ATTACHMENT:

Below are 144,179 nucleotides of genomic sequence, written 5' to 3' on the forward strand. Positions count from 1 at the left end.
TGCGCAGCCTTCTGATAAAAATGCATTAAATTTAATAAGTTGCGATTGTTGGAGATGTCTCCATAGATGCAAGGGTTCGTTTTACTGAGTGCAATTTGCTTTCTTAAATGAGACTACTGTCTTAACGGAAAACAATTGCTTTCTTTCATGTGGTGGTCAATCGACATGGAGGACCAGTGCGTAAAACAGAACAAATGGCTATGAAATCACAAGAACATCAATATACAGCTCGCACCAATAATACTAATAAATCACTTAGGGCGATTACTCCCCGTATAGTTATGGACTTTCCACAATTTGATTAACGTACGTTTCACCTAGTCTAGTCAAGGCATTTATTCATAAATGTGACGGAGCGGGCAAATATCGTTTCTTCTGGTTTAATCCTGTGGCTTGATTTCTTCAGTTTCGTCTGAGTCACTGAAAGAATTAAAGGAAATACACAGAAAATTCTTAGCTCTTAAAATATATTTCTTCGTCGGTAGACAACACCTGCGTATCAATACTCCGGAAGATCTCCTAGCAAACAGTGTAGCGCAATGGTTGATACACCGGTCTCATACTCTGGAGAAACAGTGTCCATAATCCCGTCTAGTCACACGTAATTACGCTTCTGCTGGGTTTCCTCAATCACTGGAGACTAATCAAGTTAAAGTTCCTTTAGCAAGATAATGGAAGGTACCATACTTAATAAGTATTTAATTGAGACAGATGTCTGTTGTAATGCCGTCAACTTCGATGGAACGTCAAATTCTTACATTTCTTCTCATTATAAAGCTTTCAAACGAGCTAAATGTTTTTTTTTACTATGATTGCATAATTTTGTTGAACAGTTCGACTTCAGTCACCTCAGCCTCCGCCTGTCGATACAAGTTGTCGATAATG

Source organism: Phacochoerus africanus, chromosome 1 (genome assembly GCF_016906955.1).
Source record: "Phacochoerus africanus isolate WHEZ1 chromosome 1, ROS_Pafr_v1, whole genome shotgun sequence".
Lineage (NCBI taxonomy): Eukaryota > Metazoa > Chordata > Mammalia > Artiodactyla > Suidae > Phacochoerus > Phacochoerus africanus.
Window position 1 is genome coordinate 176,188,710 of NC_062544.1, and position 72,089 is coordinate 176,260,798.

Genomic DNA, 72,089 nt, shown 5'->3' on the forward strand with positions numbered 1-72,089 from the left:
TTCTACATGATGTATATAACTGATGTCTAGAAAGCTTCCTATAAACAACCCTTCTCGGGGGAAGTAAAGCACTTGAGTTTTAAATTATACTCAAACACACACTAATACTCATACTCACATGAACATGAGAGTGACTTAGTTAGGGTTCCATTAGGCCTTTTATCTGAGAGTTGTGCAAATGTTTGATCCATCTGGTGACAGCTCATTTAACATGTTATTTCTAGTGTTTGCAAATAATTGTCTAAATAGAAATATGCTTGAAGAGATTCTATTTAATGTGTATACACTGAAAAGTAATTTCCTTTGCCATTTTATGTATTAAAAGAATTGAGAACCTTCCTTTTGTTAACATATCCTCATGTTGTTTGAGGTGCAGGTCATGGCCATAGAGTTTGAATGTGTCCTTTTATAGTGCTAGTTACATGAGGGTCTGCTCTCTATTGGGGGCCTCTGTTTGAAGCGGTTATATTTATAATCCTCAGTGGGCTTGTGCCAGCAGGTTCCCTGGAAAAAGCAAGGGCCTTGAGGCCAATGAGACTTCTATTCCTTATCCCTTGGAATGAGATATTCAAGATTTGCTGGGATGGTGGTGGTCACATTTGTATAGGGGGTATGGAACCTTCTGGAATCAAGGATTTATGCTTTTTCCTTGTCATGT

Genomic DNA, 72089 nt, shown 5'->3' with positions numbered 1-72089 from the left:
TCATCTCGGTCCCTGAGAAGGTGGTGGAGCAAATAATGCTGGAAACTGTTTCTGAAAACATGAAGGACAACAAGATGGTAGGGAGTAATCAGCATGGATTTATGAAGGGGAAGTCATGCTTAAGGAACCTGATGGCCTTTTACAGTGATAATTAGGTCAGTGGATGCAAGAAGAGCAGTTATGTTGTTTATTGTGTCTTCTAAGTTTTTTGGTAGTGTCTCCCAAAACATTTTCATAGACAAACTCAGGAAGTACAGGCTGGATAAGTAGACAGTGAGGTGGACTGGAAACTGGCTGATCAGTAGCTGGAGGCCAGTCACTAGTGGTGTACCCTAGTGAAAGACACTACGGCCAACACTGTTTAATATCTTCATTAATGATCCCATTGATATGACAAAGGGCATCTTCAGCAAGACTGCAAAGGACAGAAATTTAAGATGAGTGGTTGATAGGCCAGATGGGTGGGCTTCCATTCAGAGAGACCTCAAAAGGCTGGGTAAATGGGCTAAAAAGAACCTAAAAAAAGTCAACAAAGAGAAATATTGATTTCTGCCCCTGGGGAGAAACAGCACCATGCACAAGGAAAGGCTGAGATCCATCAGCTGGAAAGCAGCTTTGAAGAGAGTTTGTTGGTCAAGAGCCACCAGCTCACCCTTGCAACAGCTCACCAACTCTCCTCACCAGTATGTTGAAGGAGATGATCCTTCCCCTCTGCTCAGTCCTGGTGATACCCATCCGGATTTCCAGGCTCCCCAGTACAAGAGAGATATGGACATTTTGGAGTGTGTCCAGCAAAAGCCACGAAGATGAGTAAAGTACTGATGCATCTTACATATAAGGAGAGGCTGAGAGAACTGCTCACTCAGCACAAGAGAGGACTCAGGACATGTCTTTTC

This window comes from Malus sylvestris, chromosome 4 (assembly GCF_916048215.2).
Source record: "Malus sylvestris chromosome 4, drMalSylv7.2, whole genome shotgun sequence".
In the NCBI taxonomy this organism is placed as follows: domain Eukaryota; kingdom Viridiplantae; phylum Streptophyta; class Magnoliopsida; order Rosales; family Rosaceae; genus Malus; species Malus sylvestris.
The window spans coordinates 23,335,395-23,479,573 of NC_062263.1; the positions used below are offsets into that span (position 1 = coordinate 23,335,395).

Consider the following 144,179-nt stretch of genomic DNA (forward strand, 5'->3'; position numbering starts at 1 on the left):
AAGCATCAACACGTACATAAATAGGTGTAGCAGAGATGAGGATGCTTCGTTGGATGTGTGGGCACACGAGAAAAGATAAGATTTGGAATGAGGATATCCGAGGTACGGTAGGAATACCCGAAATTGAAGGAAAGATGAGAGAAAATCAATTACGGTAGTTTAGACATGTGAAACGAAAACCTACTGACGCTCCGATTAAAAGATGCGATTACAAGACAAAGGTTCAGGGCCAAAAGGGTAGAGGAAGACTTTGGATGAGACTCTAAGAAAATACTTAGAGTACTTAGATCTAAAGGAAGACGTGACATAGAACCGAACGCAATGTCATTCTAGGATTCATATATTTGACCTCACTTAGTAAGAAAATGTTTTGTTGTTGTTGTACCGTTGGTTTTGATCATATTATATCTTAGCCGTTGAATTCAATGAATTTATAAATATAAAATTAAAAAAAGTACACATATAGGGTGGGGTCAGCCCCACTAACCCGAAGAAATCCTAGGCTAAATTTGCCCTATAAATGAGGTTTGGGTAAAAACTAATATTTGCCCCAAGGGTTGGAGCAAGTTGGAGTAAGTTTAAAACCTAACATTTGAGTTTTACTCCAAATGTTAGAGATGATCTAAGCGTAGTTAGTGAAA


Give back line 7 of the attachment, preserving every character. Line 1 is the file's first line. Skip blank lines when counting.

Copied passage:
Genomic DNA, 72,089 nt, shown 5'->3' on the forward strand with positions numbered 1-72,089 from the left: